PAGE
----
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You're Not That Productive (And That's Okay)
Published:Dec 12, 2019

You’re Not That Productive (And That’s Okay)

We’re a little obsessed with productivity.

With all of the new time-tracking applications and productivity-focused books coming out all the time, productivity rates must be skyrocketing. Right? 

Well, not necessarily. 

According to the Economic News Release created by the Bureau of Labor Statistics, productivity only increased by 1.5% in the first quarter of 2019 and just a mere 1.1% over the last year. But don’t we all feel significantly more productive than we used to?

There’s a reason for that.

It’s common to confuse feeling busy with being productive. The amount of time logged on a timesheet doesn’t necessarily equate to how many important tasks have been accomplished (strange for a time tracking company to say, we know). Productivity is about how much work you get done—not how long that work took you to do. 

The reality is that none of us are as productive as we’d like to be. 

But that’s actually OK—and totally normal.

Here’s why.

What Is Productivity, Anyway?

Research shows the majority of our workday isn’t spent accomplishing any tasks. A study by vouchercloud suggests we’re only productive 2 hours and 53 minutes during an eight-hour workday. 

That’s right. Out of the 8 or 10 or 12 (or more!) hours you spend at the office each day, you’re productive for less than 3 on average.

Sorry, workaholics. It’s just science.

But, what this also means, is that there is not a strong correlation between working more hours and getting more work done. Spending 20 hours per day chained to your desk will only marginally increase the amount of “real” work you complete, not push it through the roof.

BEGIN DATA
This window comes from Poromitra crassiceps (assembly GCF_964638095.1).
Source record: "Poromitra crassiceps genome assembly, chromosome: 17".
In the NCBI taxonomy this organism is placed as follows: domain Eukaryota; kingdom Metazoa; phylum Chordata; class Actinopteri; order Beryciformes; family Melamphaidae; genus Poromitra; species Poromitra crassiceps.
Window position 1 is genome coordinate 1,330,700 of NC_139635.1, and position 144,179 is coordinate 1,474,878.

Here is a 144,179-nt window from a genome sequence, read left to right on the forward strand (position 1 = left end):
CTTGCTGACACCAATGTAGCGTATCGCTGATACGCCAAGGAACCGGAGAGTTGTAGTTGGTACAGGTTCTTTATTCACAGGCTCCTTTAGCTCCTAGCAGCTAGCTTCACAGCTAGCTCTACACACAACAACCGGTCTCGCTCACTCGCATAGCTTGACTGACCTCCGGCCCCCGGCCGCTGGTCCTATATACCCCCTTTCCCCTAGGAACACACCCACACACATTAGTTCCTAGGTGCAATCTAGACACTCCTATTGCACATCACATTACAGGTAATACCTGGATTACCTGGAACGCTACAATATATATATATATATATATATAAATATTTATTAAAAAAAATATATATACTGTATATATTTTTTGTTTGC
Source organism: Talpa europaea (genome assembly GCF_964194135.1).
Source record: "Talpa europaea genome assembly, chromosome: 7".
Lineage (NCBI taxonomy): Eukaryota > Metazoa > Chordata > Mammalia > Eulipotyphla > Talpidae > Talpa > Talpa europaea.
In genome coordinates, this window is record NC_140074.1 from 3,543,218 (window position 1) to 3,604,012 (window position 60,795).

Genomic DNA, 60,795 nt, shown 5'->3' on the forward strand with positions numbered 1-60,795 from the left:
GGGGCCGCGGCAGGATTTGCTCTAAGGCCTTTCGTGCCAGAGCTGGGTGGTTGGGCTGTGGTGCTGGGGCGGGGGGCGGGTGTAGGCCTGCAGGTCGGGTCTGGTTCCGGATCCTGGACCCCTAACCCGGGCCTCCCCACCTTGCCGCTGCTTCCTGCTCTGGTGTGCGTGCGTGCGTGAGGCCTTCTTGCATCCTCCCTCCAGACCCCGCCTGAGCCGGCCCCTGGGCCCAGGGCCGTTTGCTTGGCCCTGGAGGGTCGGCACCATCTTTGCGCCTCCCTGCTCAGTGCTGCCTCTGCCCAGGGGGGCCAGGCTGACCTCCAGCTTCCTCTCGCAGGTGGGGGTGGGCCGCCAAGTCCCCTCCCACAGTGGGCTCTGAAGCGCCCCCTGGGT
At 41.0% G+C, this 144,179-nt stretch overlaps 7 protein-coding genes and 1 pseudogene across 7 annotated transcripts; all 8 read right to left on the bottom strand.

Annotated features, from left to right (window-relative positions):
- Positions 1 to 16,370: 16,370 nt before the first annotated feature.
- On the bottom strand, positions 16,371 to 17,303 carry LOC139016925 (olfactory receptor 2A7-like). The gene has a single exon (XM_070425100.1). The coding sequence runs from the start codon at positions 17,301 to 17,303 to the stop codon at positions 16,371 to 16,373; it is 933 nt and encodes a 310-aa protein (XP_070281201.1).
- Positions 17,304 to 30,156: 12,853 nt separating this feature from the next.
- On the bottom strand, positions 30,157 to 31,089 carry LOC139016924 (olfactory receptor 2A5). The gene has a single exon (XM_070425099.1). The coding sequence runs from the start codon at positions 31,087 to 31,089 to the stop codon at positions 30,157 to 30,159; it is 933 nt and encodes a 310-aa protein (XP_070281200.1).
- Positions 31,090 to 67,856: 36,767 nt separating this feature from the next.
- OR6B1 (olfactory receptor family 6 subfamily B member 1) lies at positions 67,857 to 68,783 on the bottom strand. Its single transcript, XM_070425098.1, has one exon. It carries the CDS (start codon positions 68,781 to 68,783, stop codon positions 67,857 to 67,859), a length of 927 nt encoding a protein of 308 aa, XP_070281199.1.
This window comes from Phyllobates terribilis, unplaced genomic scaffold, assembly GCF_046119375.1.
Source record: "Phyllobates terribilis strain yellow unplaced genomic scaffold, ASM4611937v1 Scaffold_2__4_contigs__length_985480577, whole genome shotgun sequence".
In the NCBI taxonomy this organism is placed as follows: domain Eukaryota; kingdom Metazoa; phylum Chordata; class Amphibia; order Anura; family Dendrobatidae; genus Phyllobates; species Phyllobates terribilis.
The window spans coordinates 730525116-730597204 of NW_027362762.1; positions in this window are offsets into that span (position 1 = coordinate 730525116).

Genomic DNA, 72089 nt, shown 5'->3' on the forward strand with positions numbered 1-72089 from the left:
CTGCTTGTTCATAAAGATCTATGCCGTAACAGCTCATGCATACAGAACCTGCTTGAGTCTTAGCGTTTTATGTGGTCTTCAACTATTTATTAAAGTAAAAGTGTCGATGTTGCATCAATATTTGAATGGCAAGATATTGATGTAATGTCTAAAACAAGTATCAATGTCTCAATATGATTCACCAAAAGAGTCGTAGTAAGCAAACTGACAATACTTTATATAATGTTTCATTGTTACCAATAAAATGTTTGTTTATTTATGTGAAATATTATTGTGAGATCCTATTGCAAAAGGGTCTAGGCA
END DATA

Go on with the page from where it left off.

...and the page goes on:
How is the rest of the workday spent?

Checking social media, reading news websites, and discussing non-work activities with coworkers. These breaks aren’t necessarily employees just being lazy. It’s unrealistic to expect staff to work eight consecutive hours per day and be productive the entire time. 

Humans are not robots. 

Most work is not rote and repetitive in nature.

This means that it’s not feasible for us to sit down at a desk and bang out 8 hours of consecutive work. It’s just not happening. 

Our brains simply aren’t wired for hours upon hours of continuous productivity.

Less than 40% of the average workday is spent on productive tasks.

So how did we get here? Why do we think workers have to spend eight hours a day with their butts in their chairs at the office?

During the industrial revolution, it was common for people to work far more than 40 hours per week—think 80-hour workweeks at a minimum. Then, Henry Ford discovered that lowering the amount of hours worked each week actually increased the quality of the work. 

In a move that was absolutely innovative for its time, he began offering workers twice as much money for shifts half as long as people worked at his competitors’ factories.

Ford reaped the benefits of this bold strategy.

People lined up for jobs at the Ford Motor Company, where cars were coming off the assembly line faster than ever because they were being built by happy, well-paid, well-rested workers. In other words, productive workers.

Since then, the 40-hour workweek has been standard.

The CDC’s Department of Health and Human Services created a summary of 52 applied psychology studies which all show negative impacts of working over 40 hours each week. 

Does that mean 40 hours is the magic number for max productivity? Well, not exactly. 

We haven’t found a magical number for how many hours people should work a day, and the ideal number likely varies depending on the field and individual employees.

How to Tell The Difference Between Being Productive and Just Being Busy

While spending 40 hours at work each week might feel plenty busy, it doesn’t mean we’re necessarily productive—even if you’ve checked off most of your to-do list.

True productivity values the quality of tasks you complete over the quantity.

You can be the first person in every morning and the last to leave at night, but that doesn’t mean your output is the highest or best quality. Unfortunately, not all bosses have gotten that memo yet. Productivity is what happens when you work smarter instead of longer and harder. 

To find out if you’re being productive, or just busy, ask yourself these questions:

  • Am I working on an urgent task or one that can wait?